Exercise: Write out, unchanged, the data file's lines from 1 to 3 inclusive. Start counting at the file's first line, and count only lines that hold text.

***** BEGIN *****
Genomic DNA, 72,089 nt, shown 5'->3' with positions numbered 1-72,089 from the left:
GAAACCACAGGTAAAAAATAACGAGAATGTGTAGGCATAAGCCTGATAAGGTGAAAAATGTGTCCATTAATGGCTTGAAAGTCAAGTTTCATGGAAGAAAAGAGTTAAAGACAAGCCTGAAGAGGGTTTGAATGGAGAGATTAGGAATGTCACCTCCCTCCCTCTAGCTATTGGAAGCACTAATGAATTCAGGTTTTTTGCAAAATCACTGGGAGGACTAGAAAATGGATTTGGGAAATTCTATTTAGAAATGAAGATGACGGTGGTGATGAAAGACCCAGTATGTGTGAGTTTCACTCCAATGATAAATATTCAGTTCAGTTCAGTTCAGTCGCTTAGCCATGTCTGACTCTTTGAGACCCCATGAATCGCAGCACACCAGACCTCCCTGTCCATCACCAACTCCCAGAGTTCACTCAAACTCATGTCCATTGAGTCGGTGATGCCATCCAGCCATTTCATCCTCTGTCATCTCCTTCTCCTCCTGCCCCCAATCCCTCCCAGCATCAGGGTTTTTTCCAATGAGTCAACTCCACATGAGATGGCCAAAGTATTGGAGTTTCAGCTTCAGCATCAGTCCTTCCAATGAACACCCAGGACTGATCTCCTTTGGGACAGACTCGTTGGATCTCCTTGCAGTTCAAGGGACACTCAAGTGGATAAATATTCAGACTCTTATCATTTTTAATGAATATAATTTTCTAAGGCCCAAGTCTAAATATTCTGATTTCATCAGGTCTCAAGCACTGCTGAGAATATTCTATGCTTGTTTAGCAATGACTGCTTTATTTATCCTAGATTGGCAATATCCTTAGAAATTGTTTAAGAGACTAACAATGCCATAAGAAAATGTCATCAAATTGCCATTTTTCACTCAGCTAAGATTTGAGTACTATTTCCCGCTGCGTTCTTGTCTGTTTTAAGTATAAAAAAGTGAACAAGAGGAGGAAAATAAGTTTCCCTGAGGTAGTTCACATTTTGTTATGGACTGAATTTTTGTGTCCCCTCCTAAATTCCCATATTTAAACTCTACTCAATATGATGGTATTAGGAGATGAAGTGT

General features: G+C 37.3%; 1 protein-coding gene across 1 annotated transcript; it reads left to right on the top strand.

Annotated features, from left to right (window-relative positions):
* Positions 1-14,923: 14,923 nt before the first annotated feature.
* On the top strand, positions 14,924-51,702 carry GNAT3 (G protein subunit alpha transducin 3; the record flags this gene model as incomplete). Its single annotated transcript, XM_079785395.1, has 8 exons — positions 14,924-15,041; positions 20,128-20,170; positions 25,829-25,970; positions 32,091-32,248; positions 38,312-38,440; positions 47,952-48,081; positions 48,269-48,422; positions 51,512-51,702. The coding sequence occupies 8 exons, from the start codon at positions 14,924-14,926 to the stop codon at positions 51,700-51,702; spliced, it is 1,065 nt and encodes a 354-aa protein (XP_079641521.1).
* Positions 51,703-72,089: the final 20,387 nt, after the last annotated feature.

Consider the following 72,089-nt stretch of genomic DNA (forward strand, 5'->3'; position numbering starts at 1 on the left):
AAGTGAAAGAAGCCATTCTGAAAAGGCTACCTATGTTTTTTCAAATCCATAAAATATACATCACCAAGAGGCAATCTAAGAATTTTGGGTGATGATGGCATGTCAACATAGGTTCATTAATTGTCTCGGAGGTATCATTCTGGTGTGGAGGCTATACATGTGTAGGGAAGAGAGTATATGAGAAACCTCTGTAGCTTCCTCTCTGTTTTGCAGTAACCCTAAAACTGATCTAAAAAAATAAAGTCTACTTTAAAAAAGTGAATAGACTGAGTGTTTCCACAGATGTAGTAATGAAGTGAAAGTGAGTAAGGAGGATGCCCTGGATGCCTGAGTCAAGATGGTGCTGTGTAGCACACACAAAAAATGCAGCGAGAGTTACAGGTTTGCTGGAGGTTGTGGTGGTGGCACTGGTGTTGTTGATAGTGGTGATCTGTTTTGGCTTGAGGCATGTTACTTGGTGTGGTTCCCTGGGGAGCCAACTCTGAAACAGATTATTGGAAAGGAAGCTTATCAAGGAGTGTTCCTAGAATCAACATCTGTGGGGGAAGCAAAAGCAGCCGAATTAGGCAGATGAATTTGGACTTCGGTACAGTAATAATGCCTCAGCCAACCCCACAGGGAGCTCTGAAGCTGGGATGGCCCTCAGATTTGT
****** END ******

Genomic DNA, 72,089 nt, shown 5'->3' with positions numbered 1-72,089 from the left:
GAAACCACAGGTAAAAAATAACGAGAATGTGTAGGCATAAGCCTGATAAGGTGAAAAATGTGTCCATTAATGGCTTGAAAGTCAAGTTTCATGGAAGAAAAGAGTTAAAGACAAGCCTGAAGAGGGTTTGAATGGAGAGATTAGGAATGTCACCTCCCTCCCTCTAGCTATTGGAAGCACTAATGAATTCAGGTTTTTTGCAAAATCACTGGGAGGACTAGAAAATGGATTTGGGAAATTCTATTTAGAAATGAAGATGACGGTGGTGATGAAAGACCCAGTATGTGTGAGTTTCACTCCAATGATAAATATTCAGTTCAGTTCAGTTCAGTCGCTTAGCCATGTCTGACTCTTTGAGACCCCATGAATCGCAGCACACCAGACCTCCCTGTCCATCACCAACTCCCAGAGTTCACTCAAACTCATGTCCATTGAGTCGGTGATGCCATCCAGCCATTTCATCCTCTGTCATCTCCTTCTCCTCCTGCCCCCAATCCCTCCCAGCATCAGGGTTTTTTCCAATGAGTCAACTCCACATGAGATGGCCAAAGTATTGGAGTTTCAGCTTCAGCATCAGTCCTTCCAATGAACACCCAGGACTGATCTCCTTTGGGACAGACTCGTTGGATCTCCTTGCAGTTCAAGGGACACTCAAGTGGATAAATATTCAGACTCTTATCATTTTTAATGAATATAATTTTCTAAGGCCCAAGTCTAAATATTCTGATTTCATCAGGTCTCAAGCACTGCTGAGAATATTCTATGCTTGTTTAGCAATGACTGCTTTATTTATCCTAGATTGGCAATATCCTTAGAAATTGTTTAAGAGACTAACAATGCCATAAGAAAATGTCATCAAATTGCCATTTTTCACTCAGCTAAGATTTGAGTACTATTTCCCGCTGCGTTCTTGTCTGTTTTAAGTATAAAAAAGTGAACAAGAGGAGGAAAATAAGTTTCCCTGAGGTAGTTCACATTTTGTTATGGACTGAATTTTTGTGTCCCCTCCTAAATTCCCATATTTAAACTCTACTCAATATGATGGTATTAGGAGATGAAGTGT

General features: G+C 37.3%; 1 protein-coding gene across 1 annotated transcript; it reads left to right on the top strand.